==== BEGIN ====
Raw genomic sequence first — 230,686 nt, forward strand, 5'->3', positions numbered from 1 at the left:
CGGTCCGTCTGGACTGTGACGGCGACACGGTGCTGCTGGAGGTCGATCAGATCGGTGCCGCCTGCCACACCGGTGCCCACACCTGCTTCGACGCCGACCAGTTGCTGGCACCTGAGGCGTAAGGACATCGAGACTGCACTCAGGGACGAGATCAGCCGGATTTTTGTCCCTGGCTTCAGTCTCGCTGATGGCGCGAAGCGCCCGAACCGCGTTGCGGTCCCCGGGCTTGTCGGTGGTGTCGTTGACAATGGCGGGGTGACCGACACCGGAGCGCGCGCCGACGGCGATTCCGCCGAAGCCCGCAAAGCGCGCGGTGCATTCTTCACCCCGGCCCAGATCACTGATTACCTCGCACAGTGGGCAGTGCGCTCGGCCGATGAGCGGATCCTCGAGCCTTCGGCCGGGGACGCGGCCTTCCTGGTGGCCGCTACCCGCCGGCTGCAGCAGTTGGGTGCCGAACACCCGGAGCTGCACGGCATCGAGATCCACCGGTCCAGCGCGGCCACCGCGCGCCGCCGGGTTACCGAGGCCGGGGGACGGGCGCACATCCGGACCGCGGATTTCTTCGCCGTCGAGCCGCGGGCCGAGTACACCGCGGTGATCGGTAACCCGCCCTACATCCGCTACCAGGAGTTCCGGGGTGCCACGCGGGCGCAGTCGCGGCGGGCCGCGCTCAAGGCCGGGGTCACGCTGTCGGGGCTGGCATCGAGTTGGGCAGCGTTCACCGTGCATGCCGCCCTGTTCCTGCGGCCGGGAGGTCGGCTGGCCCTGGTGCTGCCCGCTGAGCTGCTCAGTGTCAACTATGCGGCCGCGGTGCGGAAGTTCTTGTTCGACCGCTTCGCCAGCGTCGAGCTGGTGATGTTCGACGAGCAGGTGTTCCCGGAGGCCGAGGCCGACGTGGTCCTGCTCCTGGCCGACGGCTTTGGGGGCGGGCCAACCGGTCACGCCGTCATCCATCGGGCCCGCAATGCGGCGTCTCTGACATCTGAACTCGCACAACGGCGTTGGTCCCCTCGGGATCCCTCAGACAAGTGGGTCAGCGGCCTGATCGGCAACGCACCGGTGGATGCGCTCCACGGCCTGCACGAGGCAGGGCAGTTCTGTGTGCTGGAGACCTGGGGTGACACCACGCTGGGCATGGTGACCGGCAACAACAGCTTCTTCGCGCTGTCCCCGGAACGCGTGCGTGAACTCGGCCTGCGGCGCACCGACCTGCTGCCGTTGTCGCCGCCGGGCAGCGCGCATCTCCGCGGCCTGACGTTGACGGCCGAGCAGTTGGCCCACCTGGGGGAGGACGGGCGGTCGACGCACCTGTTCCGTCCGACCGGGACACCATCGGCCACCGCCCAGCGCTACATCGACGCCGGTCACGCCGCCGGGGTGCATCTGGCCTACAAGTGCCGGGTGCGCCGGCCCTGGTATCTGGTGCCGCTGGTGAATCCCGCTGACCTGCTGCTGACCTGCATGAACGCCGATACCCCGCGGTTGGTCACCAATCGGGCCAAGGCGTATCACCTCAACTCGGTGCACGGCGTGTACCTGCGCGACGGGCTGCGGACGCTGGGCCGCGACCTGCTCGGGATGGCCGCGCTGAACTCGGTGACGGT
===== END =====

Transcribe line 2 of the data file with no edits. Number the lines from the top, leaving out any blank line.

CGGTCCGTCTGGACTGTGACGGCGACACGGTGCTGCTGGAGGTCGATCAGATCGGTGCCGCCTGCCACACCGGTGCCCACACCTGCTTCGACGCCGACCAGTTGCTGGCACCTGAGGCGTAAGGACATCGAGACTGCACTCAGGGACGAGATCAGCCGGATTTTTGTCCCTGGCTTCAGTCTCGCTGATGGCGCGAAGCGCCCGAACCGCGTTGCGGTCCCCGGGCTTGTCGGTGGTGTCGTTGACAATGGCGGGGTGACCGACACCGGAGCGCGCGCCGACGGCGATTCCGCCGAAGCCCGCAAAGCGCGCGGTGCATTCTTCACCCCGGCCCAGATCACTGATTACCTCGCACAGTGGGCAGTGCGCTCGGCCGATGAGCGGATCCTCGAGCCTTCGGCCGGGGACGCGGCCTTCCTGGTGGCCGCTACCCGCCGGCTGCAGCAGTTGGGTGCCGAACACCCGGAGCTGCACGGCATCGAGATCCACCGGTCCAGCGCGGCCACCGCGCGCCGCCGGGTTACCGAGGCCGGGGGACGGGCGCACATCCGGACCGCGGATTTCTTCGCCGTCGAGCCGCGGGCCGAGTACACCGCGGTGATCGGTAACCCGCCCTACATCCGCTACCAGGAGTTCCGGGGTGCCACGCGGGCGCAGTCGCGGCGGGCCGCGCTCAAGGCCGGGGTCACGCTGTCGGGGCTGGCATCGAGTTGGGCAGCGTTCACCGTGCATGCCGCCCTGTTCCTGCGGCCGGGAGGTCGGCTGGCCCTGGTGCTGCCCGCTGAGCTGCTCAGTGTCAACTATGCGGCCGCGGTGCGGAAGTTCTTGTTCGACCGCTTCGCCAGCGTCGAGCTGGTGATGTTCGACGAGCAGGTGTTCCCGGAGGCCGAGGCCGACGTGGTCCTGCTCCTGGCCGACGGCTTTGGGGGCGGGCCAACCGGTCACGCCGTCATCCATCGGGCCCGCAATGCGGCGTCTCTGACATCTGAACTCGCACAACGGCGTTGGTCCCCTCGGGATCCCTCAGACAAGTGGGTCAGCGGCCTGATCGGCAACGCACCGGTGGATGCGCTCCACGGCCTGCACGAGGCAGGGCAGTTCTGTGTGCTGGAGACCTGGGGTGACACCACGCTGGGCATGGTGACCGGCAACAACAGCTTCTTCGCGCTGTCCCCGGAACGCGTGCGTGAACTCGGCCTGCGGCGCACCGACCTGCTGCCGTTGTCGCCGCCGGGCAGCGCGCATCTCCGCGGCCTGACGTTGACGGCCGAGCAGTTGGCCCACCTGGGGGAGGACGGGCGGTCGACGCACCTGTTCCGTCCGACCGGGACACCATCGGCCACCGCCCAGCGCTACATCGACGCCGGTCACGCCGCCGGGGTGCATCTGGCCTACAAGTGCCGGGTGCGCCGGCCCTGGTATCTGGTGCCGCTGGTGAATCCCGCTGACCTGCTGCTGACCTGCATGAACGCCGATACCCCGCGGTTGGTCACCAATCGGGCCAAGGCGTATCACCTCAACTCGGTGCACGGCGTGTACCTGCGCGACGGGCTGCGGACGCTGGGCCGCGACCTGCTCGGGATGGCCGCGCTGAACTCGGTGACGGT